Studio closures indicate that everything is not fine

Before Mass Effect: Andromeda, BioWare was split into three parts. BioWare Edmonton is the original studio, which spearheaded development on Mass Effect and Dragon Age as well as many of BioWare's older, classic titles. BioWare Austin handles The Old Republic and helps out on other projects as needed. BioWare Montreal started in 2009 as a a spin-off of Electronic Arts' Quebec branch, and spent most of its time providing support for Edmonton's big projects, making both downloadable content for the original Mass Effect trilogy and Mass Effect 3's multiplayer mode. It's also where Mass Effect: Andromeda was made.

After Andromeda, the landscape looks a little different. Mainly, BioWare Montreal no longer exists. Following Andromeda's failure to launch, EA decided to merge the studio with the Montreal-based EA Motive, which recently put together Star Wars: Battlefront II's single-player campaign, and is currently hard at work on both another Star Wars title and another, currently unknown project.

Now, we don't have any special insights into BioWare and EA's corporate plans. Maybe everything's fine. Still, successful companies don't generally shrink. To an outside observer, the studio's closure indicates that not everything is going smoothly at BioWare, and should raise a few red flags for any hopeful BioWare fan.

BioWare's brain drain

BioWare didn't just lose a studio. It's losing some of its top talent, too. In 2016, Mass Effect: Andromeda's lead writer, Chris Schlerf, left BioWare to work on Destiny 2. In 2017, the developer said goodbye to Mark Laidlaw, a 14-year BioWare veteran who wrote parts of Jade Empire and Mass Effect and served as the Dragon Age franchise's creative director. That same year, BioWare's top guy, Aaryn Flynn, resigned, handing control of the company to Mass Effect's original creative director, Casey Hudson.

By themselves, these departures aren't overly alarming. People switch jobs all the time, and after years and years working at the same place, it's not surprising that people like Schlerf and Laidlaw want a change of scenery. Flynn says that he'd "been contemplating changes in my own life for some time." In fact, Flynn only decided to leave BioWare when Hudson expressed interest in returning, and waited to make sure that BioWare would remain in steady, capable hands.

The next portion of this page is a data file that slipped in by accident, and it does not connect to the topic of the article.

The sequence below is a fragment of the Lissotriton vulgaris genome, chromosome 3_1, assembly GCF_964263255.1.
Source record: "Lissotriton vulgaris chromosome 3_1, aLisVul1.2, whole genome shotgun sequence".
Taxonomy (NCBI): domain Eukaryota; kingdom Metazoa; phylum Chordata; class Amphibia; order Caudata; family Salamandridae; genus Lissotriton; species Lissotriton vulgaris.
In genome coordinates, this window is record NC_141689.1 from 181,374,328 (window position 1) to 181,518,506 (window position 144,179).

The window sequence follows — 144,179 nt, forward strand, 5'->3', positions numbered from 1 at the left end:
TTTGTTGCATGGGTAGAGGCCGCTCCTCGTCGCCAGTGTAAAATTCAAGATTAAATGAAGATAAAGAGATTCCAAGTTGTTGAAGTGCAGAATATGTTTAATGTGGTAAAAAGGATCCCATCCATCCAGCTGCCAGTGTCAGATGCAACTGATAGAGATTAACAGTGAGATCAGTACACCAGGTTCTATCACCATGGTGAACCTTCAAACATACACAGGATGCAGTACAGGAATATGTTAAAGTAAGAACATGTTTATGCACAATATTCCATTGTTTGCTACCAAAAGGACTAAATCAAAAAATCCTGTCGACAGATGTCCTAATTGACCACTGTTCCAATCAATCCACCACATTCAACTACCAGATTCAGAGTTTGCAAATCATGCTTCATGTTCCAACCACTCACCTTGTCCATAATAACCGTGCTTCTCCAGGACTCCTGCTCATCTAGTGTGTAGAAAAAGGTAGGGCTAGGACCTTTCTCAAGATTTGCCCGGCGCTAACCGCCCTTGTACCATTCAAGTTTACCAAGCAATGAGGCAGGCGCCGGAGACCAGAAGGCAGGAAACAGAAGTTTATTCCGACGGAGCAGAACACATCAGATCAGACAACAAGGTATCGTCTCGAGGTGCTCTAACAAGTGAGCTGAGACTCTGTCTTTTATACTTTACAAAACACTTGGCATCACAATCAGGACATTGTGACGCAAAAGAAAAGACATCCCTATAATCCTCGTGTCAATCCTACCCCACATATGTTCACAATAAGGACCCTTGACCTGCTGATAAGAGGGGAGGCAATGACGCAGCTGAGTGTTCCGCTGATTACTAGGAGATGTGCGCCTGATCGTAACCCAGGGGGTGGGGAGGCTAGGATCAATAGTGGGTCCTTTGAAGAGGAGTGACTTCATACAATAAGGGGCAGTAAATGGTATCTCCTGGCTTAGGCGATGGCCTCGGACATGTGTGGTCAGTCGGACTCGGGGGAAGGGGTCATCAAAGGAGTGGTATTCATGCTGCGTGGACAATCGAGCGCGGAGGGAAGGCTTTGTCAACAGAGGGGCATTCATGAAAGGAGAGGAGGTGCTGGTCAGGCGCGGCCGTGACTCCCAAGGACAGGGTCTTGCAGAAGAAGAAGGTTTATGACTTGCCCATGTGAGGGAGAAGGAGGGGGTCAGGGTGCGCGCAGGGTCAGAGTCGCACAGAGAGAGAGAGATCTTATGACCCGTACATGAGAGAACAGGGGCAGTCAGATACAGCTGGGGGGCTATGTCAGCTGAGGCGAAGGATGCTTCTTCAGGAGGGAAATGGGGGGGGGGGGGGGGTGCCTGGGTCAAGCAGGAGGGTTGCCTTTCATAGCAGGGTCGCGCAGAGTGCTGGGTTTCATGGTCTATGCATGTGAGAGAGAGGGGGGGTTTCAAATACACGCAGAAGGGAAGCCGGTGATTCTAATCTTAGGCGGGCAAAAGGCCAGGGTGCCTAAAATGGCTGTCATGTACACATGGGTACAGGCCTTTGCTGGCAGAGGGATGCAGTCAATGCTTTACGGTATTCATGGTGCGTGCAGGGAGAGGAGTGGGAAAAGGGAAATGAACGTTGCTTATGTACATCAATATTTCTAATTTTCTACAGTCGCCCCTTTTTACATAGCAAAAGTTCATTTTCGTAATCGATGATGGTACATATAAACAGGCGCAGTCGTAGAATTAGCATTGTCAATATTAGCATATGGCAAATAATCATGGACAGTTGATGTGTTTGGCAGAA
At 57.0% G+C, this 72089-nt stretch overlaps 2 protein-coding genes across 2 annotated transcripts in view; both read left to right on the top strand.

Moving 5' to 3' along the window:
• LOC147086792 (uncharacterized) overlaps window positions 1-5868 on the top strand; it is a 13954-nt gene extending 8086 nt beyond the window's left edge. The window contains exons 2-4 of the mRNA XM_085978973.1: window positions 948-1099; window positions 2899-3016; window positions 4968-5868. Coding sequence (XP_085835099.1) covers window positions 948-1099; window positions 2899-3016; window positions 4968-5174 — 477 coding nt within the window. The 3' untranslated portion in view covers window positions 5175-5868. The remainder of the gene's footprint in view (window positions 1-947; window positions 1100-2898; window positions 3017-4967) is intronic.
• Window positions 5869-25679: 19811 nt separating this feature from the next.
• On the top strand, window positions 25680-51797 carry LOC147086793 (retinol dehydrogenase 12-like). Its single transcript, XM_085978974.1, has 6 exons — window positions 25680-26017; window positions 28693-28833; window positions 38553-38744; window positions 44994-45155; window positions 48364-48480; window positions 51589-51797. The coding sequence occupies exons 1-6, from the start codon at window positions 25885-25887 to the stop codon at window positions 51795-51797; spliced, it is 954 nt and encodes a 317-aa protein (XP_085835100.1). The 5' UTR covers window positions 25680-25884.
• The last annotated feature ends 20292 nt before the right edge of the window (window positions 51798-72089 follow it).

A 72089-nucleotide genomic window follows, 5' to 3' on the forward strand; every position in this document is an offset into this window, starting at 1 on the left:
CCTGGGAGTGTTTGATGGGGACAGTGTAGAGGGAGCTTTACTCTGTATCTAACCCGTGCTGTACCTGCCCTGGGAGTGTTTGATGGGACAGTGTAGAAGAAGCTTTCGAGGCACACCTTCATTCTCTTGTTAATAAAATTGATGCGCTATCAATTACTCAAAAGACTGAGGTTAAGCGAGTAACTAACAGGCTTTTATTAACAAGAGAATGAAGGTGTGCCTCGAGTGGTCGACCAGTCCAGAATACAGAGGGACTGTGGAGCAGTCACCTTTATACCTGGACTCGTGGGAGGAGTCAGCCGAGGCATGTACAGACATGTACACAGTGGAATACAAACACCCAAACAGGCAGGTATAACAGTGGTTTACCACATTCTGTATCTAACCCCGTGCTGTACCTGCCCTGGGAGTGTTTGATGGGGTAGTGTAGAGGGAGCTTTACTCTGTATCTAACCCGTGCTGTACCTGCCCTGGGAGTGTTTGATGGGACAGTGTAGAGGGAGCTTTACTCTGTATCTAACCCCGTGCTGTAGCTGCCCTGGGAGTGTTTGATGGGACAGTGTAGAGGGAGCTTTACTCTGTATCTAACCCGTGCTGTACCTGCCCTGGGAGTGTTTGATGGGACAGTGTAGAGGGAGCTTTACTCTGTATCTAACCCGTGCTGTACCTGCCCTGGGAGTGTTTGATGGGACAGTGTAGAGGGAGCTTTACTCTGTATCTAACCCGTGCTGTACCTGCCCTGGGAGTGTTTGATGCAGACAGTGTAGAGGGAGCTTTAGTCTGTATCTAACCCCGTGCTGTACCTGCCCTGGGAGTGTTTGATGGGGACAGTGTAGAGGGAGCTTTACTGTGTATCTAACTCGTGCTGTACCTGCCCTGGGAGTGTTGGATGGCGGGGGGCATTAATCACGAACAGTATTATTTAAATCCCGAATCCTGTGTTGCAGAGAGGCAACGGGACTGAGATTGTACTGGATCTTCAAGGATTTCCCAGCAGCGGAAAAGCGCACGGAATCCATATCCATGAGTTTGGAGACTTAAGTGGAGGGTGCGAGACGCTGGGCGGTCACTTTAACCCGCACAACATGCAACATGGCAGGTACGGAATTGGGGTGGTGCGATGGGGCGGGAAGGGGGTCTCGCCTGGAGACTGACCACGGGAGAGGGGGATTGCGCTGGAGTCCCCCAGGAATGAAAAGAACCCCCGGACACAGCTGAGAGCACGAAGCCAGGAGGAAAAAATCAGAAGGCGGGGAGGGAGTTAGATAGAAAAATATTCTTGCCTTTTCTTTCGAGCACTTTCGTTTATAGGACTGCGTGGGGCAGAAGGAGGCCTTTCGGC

Still, none of this is exactly encouraging, especially given everything else going on with the studio. If the trend continues, it could mean trouble. As far as Anthem is concerned, Flynn's departure is particularly notable: after all, he was Anthem's first director. Still, Anthem was originally Hudson's creation, not Flynn's. Having Hudson back in the fold could mean good things for the upcoming shooter — especially if BioWare can keep any more of its super-talented staff from leaving.

BioWare says that it's all or nothing

This doom and gloom isn't all conjecture, by the way. BioWare employees themselves say that the developer has bet everything on Anthem's success. Speaking anonymously to Kotaku, a number of BioWare's designers, developers, and other staff members say that the company's future rests on Anthem. If the game doesn't succeed, Kotaku's report says, "BioWare will look very different in the future" — and not in a good way.

According to Kotaku, BioWare has devoted almost every available resource to Anthem, and both the Edmonton and Austin studios are hard at work on the shooter. Mark Darrah, who's been at BioWare since the Baldur's Gate days, is currently splitting time between Anthem and Dragon Age, which he executive produces. BioWare higher-ups have considered ending development on Star Wars: The Old Republic in order to free up resources for Anthem, although no final decisions have been made in that regard.